Maybe I’m crazy, but I think it’s feasible that Cody Bellinger and Eloy Jimenez have similar fantasy production throughout their careers. Jimenez is more than a year younger, but Bellinger will retain eligibility at a position (1B) my team could use some youth at (my other first basemen are Jose Abreu and Joey Votto). Since Bellinger is a 1B/OF player for the foreseeable future, he also slots as my fourth outfielder behind J.D. Martinez, Andrew Benintendi and Michael Conforto. Positional flexibility is one of the keys to life in fantasy baseball, and I’m buying low on a player who hit 25 home runs, stole 14 bases and posted a .343 OBP last season. Ecstatic.

Pessimistically, maybe a 23-year-old Jack Flaherty doesn’t replicate his 2018 success next season, but a 2019 ERA that’s closer to his 2018 FIP (3.86) still makes the right-hander extremely useful. Optimistically, perhaps Flaherty takes the next step in 2019 and cements himself as one of the best pitchers in baseball. Who knows? What I do know is this: young, impact pitching doesn’t grow on trees. Flaherty now takes his place amongst my pitching staff that already includes Justin Verlander, Patrick Corbin, David Price and Carlos Martinez.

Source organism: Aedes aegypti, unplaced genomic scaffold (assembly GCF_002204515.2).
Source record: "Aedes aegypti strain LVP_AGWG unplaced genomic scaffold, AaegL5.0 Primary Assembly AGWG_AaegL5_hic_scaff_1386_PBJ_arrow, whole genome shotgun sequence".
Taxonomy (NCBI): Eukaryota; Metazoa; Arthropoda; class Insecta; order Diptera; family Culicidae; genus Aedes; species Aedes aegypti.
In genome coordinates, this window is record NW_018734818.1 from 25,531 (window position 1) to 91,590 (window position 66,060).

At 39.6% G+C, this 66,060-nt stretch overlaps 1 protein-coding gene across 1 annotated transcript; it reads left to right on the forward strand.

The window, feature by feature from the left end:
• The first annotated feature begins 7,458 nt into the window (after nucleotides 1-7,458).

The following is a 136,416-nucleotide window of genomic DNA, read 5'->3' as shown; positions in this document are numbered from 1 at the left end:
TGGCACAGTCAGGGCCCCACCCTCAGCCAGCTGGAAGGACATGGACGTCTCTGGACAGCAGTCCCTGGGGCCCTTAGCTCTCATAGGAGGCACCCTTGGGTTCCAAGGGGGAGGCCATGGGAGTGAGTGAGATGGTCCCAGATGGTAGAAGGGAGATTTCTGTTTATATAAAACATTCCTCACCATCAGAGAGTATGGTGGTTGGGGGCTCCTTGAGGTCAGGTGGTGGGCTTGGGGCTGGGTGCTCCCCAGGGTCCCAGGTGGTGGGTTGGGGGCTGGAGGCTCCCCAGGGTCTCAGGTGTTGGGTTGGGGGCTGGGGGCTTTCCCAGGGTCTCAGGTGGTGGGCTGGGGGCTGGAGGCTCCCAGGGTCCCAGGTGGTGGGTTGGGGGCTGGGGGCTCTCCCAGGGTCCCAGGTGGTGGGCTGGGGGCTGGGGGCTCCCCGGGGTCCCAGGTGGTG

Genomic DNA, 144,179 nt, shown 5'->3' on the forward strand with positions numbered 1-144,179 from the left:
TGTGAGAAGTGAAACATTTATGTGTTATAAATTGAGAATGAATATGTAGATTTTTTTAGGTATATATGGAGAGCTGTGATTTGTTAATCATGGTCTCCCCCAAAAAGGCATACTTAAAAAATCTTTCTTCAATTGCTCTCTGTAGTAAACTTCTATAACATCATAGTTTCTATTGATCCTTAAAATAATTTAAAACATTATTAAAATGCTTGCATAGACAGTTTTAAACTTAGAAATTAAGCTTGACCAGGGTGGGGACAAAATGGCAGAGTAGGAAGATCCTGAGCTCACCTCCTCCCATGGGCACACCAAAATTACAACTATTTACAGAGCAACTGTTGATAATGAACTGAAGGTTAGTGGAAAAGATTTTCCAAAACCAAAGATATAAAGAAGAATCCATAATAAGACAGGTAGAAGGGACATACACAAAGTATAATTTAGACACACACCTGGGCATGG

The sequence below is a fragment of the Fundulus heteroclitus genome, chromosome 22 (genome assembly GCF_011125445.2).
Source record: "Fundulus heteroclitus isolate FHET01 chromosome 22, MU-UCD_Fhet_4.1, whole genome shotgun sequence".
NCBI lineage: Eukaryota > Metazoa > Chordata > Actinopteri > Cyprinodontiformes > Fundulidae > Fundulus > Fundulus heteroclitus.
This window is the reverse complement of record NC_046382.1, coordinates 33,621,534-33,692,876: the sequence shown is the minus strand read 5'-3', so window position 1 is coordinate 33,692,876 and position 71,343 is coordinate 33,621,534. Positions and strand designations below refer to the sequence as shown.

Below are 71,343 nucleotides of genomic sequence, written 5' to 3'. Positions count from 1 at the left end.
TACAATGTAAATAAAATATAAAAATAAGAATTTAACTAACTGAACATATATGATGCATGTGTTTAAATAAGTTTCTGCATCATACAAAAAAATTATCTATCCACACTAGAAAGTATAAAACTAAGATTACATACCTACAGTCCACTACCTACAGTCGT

Matt Chapman’s 24 home runs, 100 runs scored and .356 OBP were some of the most under-the-radar stats in baseball last season. As I discussed in the latest Ramblings (which you should read), Chapman’s 2018 BABIP and track record suggest he may reach base less in the future, but he’ll still play an important role on my team nonetheless. The only other third baseman on my roster is Rafael Devers, a player with obvious superstar potential who may need another season or two to fully-acclimate to the manner in which big league pitchers attack him. Chapman is solid, 25-30 home run insurance for Devers at third base, and he can also slot at my Utility position when matchups are favorable. Chapman’s two offseason surgeries give me some pause, but every report I’ve read suggests the 25-year-old will return to full health well before Opening Day 2019. If nothing else, as a rosterer of Devers, it’ll be nice to watch aethetically-pleasing defense when I tune in to Athletics games. I’m pumped to roster Chapman.